The first time I met Rebecca she asked me, "Do you play Scrabble? Because if you do, you have to come play with my mom and auntie." I told her I loved to play, and we made a date to meet at her mother's house later in the week.
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I was the first to arrive that day. I rang the bell nervously, hoping I had written down the address correctly. The woman who answered the door stood less than five feet tall and seemed delighted to see me.
"I'm Lola. My sister Lois is in the other room. Come say hello. We have the Scrabble board all set up," she said in her sweet, soft voice. She held my hand as we walked into a sunny room that was brightened even further by several pots of blooming African violets.
I'd noticed the sound of the oxygen concentrator when I'd walked in, so I wasn't surprised to see Lois tethered to the whirring machine by a long line of clear tubing. I was surprised to see that Lois was Lola's identical twin. Between gasps, Lois told me that she suffered from pulmonary fibrosis; then she told me that she planned to kick my butt at Scrabble. It would be the first of many afternoons spent pitting my spelling prowess against that of the feisty Lois and gentle Lola.
Lois's condition began to deteriorate not long after we met, and within a couple of months she became a hospice patient. I was the volunteer coordinator at Hospice and Home Care of Juneau at the time, so I was grateful to be able to support Lois and her family as both a friend and a hospice employee.
Visiting Lois - and Lola - was always a joy. I was hugged the minute I walked through the door and many more times before I said good-bye. As sick as she was, Lois never complained. Her severe shortness of breath could be overwhelming and frightening at times, but she always managed to find her way to a place of gratitude and grace. It would have been easy for her to become preoccupied by her illness, but she continued to care deeply about the welfare of others. Lois always made sure I knew how much she appreciated my friendship and would thank me for my visits. She often asked if there was anything she and Lola could do for me.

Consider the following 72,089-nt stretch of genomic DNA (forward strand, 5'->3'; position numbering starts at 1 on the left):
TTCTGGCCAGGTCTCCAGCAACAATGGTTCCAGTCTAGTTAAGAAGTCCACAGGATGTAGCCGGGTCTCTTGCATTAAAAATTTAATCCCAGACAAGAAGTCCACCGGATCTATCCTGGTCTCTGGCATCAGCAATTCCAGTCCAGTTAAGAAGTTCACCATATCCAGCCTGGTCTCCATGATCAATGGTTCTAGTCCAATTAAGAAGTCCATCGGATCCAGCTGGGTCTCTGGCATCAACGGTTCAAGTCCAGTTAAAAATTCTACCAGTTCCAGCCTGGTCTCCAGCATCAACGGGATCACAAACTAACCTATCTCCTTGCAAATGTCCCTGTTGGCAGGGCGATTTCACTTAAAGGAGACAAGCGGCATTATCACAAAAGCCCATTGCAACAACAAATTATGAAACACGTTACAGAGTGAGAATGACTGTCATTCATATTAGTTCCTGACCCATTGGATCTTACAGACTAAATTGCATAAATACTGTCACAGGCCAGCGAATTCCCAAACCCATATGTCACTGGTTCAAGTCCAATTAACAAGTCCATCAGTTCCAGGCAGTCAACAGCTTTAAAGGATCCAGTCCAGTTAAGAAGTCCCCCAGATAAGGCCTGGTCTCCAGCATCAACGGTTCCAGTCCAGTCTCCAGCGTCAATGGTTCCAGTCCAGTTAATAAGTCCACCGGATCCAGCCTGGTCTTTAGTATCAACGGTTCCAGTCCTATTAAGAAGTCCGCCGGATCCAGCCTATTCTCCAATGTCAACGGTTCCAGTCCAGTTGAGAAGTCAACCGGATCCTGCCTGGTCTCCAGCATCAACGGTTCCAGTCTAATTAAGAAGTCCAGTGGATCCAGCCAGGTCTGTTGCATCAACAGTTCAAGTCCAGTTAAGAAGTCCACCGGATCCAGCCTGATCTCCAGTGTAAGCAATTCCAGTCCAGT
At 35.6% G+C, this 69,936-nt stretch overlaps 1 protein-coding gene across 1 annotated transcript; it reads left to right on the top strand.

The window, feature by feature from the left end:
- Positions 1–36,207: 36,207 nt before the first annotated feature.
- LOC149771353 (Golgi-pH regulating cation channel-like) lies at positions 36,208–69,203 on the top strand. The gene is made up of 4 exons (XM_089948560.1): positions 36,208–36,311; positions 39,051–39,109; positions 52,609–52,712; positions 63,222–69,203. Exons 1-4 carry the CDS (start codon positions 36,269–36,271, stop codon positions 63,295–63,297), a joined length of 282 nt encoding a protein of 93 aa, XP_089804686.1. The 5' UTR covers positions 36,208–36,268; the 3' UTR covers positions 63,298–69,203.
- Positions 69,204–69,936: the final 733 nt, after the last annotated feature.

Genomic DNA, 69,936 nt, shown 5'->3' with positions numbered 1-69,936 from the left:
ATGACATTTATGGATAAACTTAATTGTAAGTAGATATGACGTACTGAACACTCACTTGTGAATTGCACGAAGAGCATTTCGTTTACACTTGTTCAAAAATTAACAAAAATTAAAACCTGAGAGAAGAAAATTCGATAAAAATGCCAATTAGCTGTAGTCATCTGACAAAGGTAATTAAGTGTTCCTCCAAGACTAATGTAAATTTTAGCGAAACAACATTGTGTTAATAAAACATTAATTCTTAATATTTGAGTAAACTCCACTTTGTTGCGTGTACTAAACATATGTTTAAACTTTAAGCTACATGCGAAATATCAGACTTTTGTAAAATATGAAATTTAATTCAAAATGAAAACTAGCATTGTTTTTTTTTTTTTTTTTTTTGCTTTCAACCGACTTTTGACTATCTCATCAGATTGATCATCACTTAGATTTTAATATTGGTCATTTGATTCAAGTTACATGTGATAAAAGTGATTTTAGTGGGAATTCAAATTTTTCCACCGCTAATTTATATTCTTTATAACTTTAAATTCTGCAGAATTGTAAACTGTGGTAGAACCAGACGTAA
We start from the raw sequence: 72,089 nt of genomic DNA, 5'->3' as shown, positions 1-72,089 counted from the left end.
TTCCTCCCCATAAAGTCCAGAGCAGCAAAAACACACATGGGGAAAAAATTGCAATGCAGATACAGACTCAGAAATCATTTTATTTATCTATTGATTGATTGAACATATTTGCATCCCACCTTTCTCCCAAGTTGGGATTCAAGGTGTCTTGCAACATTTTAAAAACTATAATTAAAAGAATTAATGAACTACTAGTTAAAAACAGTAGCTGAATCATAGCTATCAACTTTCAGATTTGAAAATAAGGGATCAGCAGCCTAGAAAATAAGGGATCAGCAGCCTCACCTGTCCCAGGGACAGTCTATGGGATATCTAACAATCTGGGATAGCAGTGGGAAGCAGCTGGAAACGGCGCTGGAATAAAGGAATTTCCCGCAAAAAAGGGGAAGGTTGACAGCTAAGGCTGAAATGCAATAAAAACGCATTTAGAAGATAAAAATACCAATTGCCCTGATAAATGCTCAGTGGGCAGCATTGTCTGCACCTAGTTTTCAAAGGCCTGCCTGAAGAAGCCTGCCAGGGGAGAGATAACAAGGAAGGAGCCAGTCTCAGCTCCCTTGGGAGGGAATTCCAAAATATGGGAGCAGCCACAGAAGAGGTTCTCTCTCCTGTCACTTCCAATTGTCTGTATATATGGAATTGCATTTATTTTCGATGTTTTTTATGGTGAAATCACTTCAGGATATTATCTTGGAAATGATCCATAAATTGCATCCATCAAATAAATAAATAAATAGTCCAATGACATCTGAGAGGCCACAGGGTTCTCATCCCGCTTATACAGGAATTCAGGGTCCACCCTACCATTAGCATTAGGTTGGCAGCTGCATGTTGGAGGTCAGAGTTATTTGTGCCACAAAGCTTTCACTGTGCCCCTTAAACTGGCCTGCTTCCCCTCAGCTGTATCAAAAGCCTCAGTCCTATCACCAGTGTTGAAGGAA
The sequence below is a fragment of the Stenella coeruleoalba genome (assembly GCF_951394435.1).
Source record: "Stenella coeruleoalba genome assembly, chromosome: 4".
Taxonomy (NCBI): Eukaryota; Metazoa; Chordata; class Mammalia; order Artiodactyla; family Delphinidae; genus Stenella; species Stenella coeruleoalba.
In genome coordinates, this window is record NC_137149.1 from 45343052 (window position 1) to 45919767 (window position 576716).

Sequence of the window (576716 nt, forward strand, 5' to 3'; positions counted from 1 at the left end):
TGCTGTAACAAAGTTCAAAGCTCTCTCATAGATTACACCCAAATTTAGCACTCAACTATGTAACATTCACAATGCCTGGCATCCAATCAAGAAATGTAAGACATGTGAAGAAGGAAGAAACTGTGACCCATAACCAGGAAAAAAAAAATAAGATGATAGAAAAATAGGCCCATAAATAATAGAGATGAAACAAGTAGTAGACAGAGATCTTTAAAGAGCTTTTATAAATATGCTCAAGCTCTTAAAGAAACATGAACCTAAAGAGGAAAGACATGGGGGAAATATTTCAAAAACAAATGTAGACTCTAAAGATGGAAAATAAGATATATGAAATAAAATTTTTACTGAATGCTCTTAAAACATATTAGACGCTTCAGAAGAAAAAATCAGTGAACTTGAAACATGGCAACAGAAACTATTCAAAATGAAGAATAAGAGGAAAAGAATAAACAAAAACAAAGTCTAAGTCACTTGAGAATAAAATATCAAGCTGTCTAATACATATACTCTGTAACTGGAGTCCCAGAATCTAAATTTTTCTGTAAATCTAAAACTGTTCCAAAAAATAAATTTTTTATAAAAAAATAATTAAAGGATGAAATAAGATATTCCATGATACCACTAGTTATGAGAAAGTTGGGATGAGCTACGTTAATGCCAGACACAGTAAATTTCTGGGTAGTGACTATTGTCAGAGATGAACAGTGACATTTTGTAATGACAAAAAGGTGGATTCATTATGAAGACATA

"Lois, you're doing something for me just by being you. You are an inspiration to me."
Lois flapped her hand at me, dismissing my sentiments, her mouth covered by the mask of the nebulizer.
"Don't you flap your hand at me! I mean it, Lois, you're my hero."
She pulled the mask away long enough to say, "I just don't want to be a burden on anyone."
I held her in a sideways hug and said, "You are not a burden; you are a blessing."
Shortly before her death, Lois spent a couple of nights in the hospital. I visited one evening and was happy to see her alert and relaxed. Her breathing seemed easier and she had a little color in her face.
"Did you have a good day?" she asked. "How's that husband of yours? What's he up to?"
I smiled at her ever-present thoughtfulness. "We're both fine, Lois. How are you?"
"I miss Lola, but besides that I'm okay. Looking forward to going home."
That evening I curled up on the bed with Lois, our kneecaps kissing, and we talked for a couple of hours. It was a relief to see her less in distress. She told me stories about her life - touching on the bad times, but, as always, focusing on the good.
I visited Lois the day she died. Her breathing was the worst I'd seen it and she seemed to be moving towards death. I volunteered to do a couple of essential errands for the family, so they could stay by her side. I kissed Lois good-bye and told her that I loved her. I turned to leave, but stopped when I realized that she was trying to tell me something.
"Is there anything we can do for George?"
George was a fellow Scrabble player who was being discharged from the hospital that day; I was on my way to pick him up and drive him home.
Lois's concern, in the midst of her personal suffering, astonished me. Yet, at the same time, the moment so clearly revealed the dazzling beauty of her essential self.
Mary Cook lives in Gustavus and is a volunteer with Hospice and Home Care of Juneau, a program of Catholic Community Service. CCS assists all persons regardless of their faith.